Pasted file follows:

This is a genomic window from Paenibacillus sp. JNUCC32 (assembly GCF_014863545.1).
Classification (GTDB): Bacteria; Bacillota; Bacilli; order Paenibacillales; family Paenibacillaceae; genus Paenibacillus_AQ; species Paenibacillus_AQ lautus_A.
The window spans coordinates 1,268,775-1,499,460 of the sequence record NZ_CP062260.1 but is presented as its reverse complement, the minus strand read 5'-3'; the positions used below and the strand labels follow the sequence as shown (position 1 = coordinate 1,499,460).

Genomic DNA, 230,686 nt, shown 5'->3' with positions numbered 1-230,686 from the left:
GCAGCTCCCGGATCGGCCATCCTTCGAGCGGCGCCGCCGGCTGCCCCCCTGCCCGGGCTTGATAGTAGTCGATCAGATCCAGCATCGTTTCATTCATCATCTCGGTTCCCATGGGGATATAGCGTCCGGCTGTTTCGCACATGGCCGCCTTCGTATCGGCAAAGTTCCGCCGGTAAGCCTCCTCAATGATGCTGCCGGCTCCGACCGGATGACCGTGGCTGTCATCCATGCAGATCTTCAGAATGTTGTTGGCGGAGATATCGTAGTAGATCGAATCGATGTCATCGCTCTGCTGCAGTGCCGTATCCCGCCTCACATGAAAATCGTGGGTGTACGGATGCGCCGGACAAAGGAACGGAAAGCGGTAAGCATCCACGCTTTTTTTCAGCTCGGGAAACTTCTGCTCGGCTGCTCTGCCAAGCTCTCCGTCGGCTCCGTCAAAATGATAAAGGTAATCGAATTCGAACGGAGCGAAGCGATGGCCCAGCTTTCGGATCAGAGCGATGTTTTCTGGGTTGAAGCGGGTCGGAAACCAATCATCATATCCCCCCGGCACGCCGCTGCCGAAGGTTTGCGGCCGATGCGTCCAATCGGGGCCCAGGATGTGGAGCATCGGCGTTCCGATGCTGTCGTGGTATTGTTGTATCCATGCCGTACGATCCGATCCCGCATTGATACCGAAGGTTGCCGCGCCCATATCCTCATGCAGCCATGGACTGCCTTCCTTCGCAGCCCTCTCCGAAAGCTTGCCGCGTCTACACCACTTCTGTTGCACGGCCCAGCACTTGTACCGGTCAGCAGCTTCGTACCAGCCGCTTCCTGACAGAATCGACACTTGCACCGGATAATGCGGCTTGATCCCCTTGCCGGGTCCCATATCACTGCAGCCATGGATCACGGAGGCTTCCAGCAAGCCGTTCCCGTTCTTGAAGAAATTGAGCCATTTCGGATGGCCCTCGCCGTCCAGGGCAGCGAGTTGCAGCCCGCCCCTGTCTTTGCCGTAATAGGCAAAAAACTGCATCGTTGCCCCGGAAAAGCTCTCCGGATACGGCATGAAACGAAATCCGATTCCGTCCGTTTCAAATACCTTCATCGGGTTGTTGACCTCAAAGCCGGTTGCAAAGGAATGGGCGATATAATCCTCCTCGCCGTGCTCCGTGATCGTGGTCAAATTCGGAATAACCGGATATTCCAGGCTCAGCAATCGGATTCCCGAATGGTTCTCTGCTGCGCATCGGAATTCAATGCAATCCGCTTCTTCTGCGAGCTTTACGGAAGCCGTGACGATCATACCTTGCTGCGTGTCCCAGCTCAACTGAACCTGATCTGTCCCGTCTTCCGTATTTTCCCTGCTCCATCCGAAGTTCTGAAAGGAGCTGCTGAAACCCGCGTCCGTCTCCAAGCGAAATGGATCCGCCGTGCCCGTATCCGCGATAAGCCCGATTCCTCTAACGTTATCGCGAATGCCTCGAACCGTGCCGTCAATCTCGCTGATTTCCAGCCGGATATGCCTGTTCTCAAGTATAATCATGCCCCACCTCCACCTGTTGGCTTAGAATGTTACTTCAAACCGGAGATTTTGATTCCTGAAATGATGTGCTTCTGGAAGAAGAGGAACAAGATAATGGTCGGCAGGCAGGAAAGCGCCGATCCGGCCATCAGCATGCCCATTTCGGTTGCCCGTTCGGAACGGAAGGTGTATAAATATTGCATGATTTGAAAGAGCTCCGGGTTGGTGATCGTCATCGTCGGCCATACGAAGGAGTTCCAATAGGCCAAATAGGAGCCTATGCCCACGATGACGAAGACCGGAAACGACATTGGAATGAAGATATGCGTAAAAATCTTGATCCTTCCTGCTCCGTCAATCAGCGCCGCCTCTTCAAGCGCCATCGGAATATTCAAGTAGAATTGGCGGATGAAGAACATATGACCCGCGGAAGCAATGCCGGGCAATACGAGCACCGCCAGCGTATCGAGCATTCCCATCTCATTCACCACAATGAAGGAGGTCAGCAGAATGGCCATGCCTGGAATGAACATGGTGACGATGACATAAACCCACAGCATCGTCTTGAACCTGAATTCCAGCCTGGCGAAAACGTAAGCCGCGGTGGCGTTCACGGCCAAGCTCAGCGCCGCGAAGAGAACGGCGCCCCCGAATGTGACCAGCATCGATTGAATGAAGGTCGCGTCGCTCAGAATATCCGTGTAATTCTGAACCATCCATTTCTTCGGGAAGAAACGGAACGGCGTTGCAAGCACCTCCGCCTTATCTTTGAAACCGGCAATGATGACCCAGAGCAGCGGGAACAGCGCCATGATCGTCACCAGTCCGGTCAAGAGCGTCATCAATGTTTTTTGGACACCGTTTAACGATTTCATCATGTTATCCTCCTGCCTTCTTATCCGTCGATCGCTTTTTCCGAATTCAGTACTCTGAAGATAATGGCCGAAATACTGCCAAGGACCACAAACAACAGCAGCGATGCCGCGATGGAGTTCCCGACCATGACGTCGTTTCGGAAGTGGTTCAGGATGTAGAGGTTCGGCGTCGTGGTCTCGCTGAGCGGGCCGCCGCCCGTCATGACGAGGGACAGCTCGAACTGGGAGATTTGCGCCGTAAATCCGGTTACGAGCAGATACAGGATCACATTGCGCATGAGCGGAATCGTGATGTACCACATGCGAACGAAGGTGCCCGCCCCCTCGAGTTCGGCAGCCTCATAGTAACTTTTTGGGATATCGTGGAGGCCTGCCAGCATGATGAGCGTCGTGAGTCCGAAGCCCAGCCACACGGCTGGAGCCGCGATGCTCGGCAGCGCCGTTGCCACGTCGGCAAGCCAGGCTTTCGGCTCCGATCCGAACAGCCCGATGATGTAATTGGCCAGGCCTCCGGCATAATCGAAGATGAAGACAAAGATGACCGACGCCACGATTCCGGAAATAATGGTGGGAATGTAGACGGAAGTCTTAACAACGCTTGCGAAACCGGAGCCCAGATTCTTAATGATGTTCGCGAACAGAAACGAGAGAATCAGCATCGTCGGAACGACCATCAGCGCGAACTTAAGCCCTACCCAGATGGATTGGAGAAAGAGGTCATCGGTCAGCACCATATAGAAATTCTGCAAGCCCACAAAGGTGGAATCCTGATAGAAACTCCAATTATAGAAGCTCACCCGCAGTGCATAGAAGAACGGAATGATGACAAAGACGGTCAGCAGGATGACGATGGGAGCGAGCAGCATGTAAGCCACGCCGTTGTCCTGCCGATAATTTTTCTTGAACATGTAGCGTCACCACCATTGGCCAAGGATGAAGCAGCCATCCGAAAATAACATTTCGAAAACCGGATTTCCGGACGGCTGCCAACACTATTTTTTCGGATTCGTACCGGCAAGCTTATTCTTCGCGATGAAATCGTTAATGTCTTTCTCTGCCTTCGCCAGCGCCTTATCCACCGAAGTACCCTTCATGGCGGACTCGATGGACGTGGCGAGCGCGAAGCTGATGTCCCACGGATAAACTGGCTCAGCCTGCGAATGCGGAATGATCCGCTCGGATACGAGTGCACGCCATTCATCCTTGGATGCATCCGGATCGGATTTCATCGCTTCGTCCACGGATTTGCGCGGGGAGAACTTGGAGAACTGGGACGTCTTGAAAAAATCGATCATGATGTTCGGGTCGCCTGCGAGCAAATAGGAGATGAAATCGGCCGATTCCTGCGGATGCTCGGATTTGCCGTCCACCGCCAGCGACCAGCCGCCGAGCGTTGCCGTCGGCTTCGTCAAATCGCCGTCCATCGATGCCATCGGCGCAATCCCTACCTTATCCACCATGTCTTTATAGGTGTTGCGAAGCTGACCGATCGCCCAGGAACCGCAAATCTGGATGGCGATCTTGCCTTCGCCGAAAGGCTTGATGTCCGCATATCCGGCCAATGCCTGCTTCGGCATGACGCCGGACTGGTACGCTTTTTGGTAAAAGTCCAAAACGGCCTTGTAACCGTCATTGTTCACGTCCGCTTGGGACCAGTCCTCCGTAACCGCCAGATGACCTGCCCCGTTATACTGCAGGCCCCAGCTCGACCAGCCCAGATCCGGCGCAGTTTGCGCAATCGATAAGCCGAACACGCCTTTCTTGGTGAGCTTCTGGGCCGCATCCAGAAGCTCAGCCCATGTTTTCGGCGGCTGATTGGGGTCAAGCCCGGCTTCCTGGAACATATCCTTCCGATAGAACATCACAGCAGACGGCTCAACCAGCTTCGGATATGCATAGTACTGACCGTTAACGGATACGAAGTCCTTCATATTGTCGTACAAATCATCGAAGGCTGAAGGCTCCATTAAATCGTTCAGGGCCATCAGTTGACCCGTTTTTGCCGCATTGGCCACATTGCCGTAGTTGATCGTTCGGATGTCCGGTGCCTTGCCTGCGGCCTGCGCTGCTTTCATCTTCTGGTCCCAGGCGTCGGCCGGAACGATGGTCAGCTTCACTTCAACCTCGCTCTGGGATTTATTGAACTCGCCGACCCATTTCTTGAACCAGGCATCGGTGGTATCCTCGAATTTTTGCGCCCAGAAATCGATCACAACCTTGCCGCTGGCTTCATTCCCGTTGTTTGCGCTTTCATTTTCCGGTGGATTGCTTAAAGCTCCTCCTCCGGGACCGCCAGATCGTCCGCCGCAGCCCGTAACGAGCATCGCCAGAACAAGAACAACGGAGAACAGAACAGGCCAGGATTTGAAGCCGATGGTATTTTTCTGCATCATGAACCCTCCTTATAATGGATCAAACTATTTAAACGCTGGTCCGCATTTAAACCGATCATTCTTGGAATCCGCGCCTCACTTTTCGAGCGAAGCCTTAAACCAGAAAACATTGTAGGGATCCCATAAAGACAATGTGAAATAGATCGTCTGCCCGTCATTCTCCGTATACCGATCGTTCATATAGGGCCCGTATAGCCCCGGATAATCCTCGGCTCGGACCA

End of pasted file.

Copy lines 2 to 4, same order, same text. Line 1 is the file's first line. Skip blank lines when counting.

Classification (GTDB): Bacteria; Bacillota; Bacilli; order Paenibacillales; family Paenibacillaceae; genus Paenibacillus_AQ; species Paenibacillus_AQ lautus_A.
The window spans coordinates 1,268,775-1,499,460 of the sequence record NZ_CP062260.1 but is presented as its reverse complement, the minus strand read 5'-3'; the positions used below and the strand labels follow the sequence as shown (position 1 = coordinate 1,499,460).

Genomic DNA, 230,686 nt, shown 5'->3' with positions numbered 1-230,686 from the left: